Reduce Lightning Damage to Homes

For lightning protection, a whole-house/building surge protector is the best starting point for reducing the risk of damage. The utility company may provide and install whole-building surge protection systems. If not, consult a licensed electrician about having one installed.

A view of lightning striking near Hyannis, Nebraska during day one of the field study.

It is important to note that a whole house/building surge protector will not protect against a direct lightning strike. Lightning protection systems are designed to protect a structure and provide a specified path to harness and safely ground the super-charged current of a lightning bolt. The system works by receiving the strike and routing it harmlessly into the ground thus discharging the dangerous electrical event. IBHS recommends that lightning protection systems be installed by a UL listed installer and meet the requirements of NFPA 780 and Lightning Protection Institute (LPI) Standards.

In addition to whole-building surge protection, IBHS strongly recommends the following:

  • Unplug electronic equipment. It is the most reliable means of protecting that equipment from a power surge.
  • Know the important difference between a surge suppressor and a power strip. A power strip plugs into your wall outlet and allows you to plug in multiple electronic devices. However, a power strip does not protect equipment from being damaged by a power spike. A surge protector also gives the user the ability to plug in multiple electronic devices, but it also serves another very important function in that it also protects your electronic devices from a power spike.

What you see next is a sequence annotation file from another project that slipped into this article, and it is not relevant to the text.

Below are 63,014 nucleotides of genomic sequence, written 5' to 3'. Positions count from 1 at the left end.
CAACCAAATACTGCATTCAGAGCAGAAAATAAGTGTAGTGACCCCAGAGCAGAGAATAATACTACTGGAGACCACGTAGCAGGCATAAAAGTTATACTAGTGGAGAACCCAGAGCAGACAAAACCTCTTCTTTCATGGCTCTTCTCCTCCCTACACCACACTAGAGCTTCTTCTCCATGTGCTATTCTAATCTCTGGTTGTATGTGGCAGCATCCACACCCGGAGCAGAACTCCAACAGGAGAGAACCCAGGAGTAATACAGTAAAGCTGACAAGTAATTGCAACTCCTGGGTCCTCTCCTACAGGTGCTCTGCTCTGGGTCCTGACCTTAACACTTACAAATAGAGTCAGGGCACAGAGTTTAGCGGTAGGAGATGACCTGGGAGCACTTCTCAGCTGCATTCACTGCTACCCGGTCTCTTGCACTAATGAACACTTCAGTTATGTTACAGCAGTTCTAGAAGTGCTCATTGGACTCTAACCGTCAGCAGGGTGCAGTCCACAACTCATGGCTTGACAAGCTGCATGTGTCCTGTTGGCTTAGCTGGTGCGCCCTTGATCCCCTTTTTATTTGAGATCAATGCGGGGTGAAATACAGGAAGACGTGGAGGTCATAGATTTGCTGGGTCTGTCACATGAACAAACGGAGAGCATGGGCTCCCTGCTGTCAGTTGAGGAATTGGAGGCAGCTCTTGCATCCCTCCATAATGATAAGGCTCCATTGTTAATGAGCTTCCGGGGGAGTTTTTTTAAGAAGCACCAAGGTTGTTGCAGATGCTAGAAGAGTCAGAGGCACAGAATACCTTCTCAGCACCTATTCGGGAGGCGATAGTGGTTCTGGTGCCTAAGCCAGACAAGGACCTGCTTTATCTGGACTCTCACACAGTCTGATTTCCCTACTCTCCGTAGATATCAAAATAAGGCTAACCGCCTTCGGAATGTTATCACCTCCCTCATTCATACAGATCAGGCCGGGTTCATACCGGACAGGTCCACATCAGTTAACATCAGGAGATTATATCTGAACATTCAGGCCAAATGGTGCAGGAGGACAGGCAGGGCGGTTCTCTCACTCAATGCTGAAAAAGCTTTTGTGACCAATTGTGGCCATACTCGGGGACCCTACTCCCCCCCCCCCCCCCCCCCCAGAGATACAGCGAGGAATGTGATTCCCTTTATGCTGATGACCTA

• Connect telephone, cable/satellite TV and network lines to a surge suppressor.
  • Make sure the surge suppressor has an indicator light so you know it is working properly.
  • Ensure the surge suppressor has been tested to UL 1449.
  • Purchase a surge suppressor with a Joule rating of over 1,000. The Joule rating typically ranges from 200 up to several thousand – the higher the number the better.
  • Look for a surge suppressor with a clamping voltage rating (voltage at which the protector will conduct the electricity to ground) between 330 v, which is typical, to 400 v.
  • Purchase a surge suppressor with a response time less than 1 nanosecond.
  • Do not cut corners. You don’t want to protect a $1,000 television or computer system with a $10 surge protector, for $25 and up you can provide much better protection
  • Have a licensed electrician or home/building inspector review the power, telephone, electrical and cable/satellite TV connections to your building. Have them check to make sure that you have adequate grounding of the power line connection and your power distribution panel. All of the utilities should enter the structure within 10 feet of the electrical service entrance ground wire and be bonded to that grounding point.